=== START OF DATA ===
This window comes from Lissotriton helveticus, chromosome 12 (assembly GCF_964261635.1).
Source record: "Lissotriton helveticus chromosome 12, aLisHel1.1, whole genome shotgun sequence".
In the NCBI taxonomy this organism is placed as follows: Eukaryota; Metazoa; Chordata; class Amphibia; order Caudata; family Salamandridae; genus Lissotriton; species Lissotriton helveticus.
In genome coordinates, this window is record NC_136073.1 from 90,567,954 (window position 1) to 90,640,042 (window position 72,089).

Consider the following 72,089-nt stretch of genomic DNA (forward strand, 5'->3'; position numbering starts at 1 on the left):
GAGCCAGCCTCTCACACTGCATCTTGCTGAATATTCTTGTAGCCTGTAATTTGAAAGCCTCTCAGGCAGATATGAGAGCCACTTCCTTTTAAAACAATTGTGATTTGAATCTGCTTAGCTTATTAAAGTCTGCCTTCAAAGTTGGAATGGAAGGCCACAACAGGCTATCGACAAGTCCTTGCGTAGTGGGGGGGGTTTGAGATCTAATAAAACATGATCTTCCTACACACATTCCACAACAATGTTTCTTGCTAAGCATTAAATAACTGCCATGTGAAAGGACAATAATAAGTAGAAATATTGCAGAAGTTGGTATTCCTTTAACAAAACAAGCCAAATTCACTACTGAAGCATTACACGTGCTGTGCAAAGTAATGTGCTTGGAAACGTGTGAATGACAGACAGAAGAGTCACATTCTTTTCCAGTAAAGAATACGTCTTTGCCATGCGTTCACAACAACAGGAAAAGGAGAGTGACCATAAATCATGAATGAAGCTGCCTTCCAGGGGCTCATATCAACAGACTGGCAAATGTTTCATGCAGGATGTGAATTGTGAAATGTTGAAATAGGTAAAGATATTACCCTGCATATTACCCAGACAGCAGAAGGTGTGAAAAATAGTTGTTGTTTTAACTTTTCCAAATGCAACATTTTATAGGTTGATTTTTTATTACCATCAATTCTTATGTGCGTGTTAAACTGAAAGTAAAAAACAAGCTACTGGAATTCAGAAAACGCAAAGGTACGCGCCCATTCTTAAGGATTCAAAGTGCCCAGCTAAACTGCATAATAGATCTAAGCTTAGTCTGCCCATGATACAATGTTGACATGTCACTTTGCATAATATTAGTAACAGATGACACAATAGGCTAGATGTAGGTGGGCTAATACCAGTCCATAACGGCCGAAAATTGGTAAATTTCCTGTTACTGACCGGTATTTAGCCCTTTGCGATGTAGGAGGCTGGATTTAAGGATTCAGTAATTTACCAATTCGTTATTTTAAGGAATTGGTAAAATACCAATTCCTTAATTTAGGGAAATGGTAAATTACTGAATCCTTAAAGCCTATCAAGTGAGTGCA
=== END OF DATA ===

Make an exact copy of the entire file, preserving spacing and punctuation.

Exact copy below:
This window comes from Lissotriton helveticus, chromosome 12 (assembly GCF_964261635.1).
Source record: "Lissotriton helveticus chromosome 12, aLisHel1.1, whole genome shotgun sequence".
In the NCBI taxonomy this organism is placed as follows: Eukaryota; Metazoa; Chordata; class Amphibia; order Caudata; family Salamandridae; genus Lissotriton; species Lissotriton helveticus.
In genome coordinates, this window is record NC_136073.1 from 90,567,954 (window position 1) to 90,640,042 (window position 72,089).

Consider the following 72,089-nt stretch of genomic DNA (forward strand, 5'->3'; position numbering starts at 1 on the left):
GAGCCAGCCTCTCACACTGCATCTTGCTGAATATTCTTGTAGCCTGTAATTTGAAAGCCTCTCAGGCAGATATGAGAGCCACTTCCTTTTAAAACAATTGTGATTTGAATCTGCTTAGCTTATTAAAGTCTGCCTTCAAAGTTGGAATGGAAGGCCACAACAGGCTATCGACAAGTCCTTGCGTAGTGGGGGGGGTTTGAGATCTAATAAAACATGATCTTCCTACACACATTCCACAACAATGTTTCTTGCTAAGCATTAAATAACTGCCATGTGAAAGGACAATAATAAGTAGAAATATTGCAGAAGTTGGTATTCCTTTAACAAAACAAGCCAAATTCACTACTGAAGCATTACACGTGCTGTGCAAAGTAATGTGCTTGGAAACGTGTGAATGACAGACAGAAGAGTCACATTCTTTTCCAGTAAAGAATACGTCTTTGCCATGCGTTCACAACAACAGGAAAAGGAGAGTGACCATAAATCATGAATGAAGCTGCCTTCCAGGGGCTCATATCAACAGACTGGCAAATGTTTCATGCAGGATGTGAATTGTGAAATGTTGAAATAGGTAAAGATATTACCCTGCATATTACCCAGACAGCAGAAGGTGTGAAAAATAGTTGTTGTTTTAACTTTTCCAAATGCAACATTTTATAGGTTGATTTTTTATTACCATCAATTCTTATGTGCGTGTTAAACTGAAAGTAAAAAACAAGCTACTGGAATTCAGAAAACGCAAAGGTACGCGCCCATTCTTAAGGATTCAAAGTGCCCAGCTAAACTGCATAATAGATCTAAGCTTAGTCTGCCCATGATACAATGTTGACATGTCACTTTGCATAATATTAGTAACAGATGACACAATAGGCTAGATGTAGGTGGGCTAATACCAGTCCATAACGGCCGAAAATTGGTAAATTTCCTGTTACTGACCGGTATTTAGCCCTTTGCGATGTAGGAGGCTGGATTTAAGGATTCAGTAATTTACCAATTCGTTATTTTAAGGAATTGGTAAAATACCAATTCCTTAATTTAGGGAAATGGTAAATTACTGAATCCTTAAAGCCTATCAAGTGAGTGCA